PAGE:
This same girl at lunch, even started hollering at me, trying to tell me that she had saved me a seat right next to her and her mom and siblings! I was completely blessed by her spirit and her smile! During the meal, she leaned in close to me, and the first English I had heard her spoke was, “I love you”. Wow…talk about pulling at the heart strings. I couldn’t help but to tear up and smile and tell her that I loved her too. So many kids have blessed me while on this trip in Athens. I can’t help but get sad to think that we only have one more day of being able to be with them and love on them!!


I’m so thankful for the time I still have here! I’m honestly having a hard time making sure my mind stays focused here..in Greece..right now. I do not want my mind to wander off to home, or the everyday schedule to pick back up on when I get back home. I pray that I can keep my heart and my mind right here in Athens while we are still here. I want to be able to be fully present in this last week of life in Athens! Also praying for the women and children here in Athens that are stuck in the middle and cannot get into Germany but would like to keep moving forward. Pray that they don’t get sent back to Afghanistan or Iran. Pray for their hearts to be open.

Till next time,



Weekend Update

Good evening! I hope everyone is well.

Sam and I are on our own now in our apartment, and we could not be happier… Just kidding! We do miss Jim and Tyler, but it is interesting to be independent in a big city like Athens. I hope the boys are doing well at Mens Camp. We do not really have contact with them while they are there, though I’m sure God is doing amazing things. That being said, there are not a lot of new things to report on, it seems! Everything is still going smoothly on our side of the Atlantic (isn’t that so cheesy sounding?).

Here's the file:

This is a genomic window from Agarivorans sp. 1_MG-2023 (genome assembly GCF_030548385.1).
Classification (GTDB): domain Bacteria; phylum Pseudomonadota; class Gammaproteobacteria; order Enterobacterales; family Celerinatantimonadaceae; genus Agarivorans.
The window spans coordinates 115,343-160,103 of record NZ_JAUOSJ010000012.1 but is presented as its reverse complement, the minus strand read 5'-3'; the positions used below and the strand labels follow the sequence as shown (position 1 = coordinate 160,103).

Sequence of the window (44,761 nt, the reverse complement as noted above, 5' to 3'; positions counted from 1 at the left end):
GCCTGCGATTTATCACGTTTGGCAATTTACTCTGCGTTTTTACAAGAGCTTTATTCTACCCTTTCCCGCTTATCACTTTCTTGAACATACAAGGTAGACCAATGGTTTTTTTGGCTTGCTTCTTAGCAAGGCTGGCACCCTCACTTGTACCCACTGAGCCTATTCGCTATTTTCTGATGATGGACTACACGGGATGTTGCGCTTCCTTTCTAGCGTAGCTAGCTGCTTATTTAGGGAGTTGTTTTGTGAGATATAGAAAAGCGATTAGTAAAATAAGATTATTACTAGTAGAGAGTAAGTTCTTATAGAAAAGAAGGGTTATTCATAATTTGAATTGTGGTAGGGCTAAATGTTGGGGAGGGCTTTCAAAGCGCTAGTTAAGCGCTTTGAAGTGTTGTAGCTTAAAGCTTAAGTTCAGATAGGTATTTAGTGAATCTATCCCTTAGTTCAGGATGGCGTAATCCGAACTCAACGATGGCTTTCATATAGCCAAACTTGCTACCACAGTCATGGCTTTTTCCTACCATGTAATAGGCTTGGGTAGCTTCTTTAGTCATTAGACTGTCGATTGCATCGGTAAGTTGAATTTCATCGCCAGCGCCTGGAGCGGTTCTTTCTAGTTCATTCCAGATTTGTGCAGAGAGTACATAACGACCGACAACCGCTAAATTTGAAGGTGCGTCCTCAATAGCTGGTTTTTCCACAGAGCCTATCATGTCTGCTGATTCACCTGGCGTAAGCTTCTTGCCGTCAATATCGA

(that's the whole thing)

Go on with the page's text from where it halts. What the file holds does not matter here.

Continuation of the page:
I really enjoy all the people we have met on our trip; though I probably will not remember them all. It is neat to see God working in others’ lives around the world. Yesterday we attended an International Fellowship Church and met an older couple from Ireland. They were only visiting that Sunday as they were on holiday, but it was still cool to meet them. We met a girl named Ethel from France who works in Athens as a translator. She was one of the singers on the worship team. It was evident by her actions both on- and off-stage how very much she loved Jesus. The speakers at church yesterday were a missionary couple. The husband is Syrian and the wife is Greek. They run a Syrian refugee mission in Athens and were very excited to share all that God is doing on their side of town! It was humorous because the name of their ministry is Bridges, and that is what Jim talked about during the Helping Hands retreat. After church, Jim and Tyler said their goodbyes. That is mostly what we did yesterday.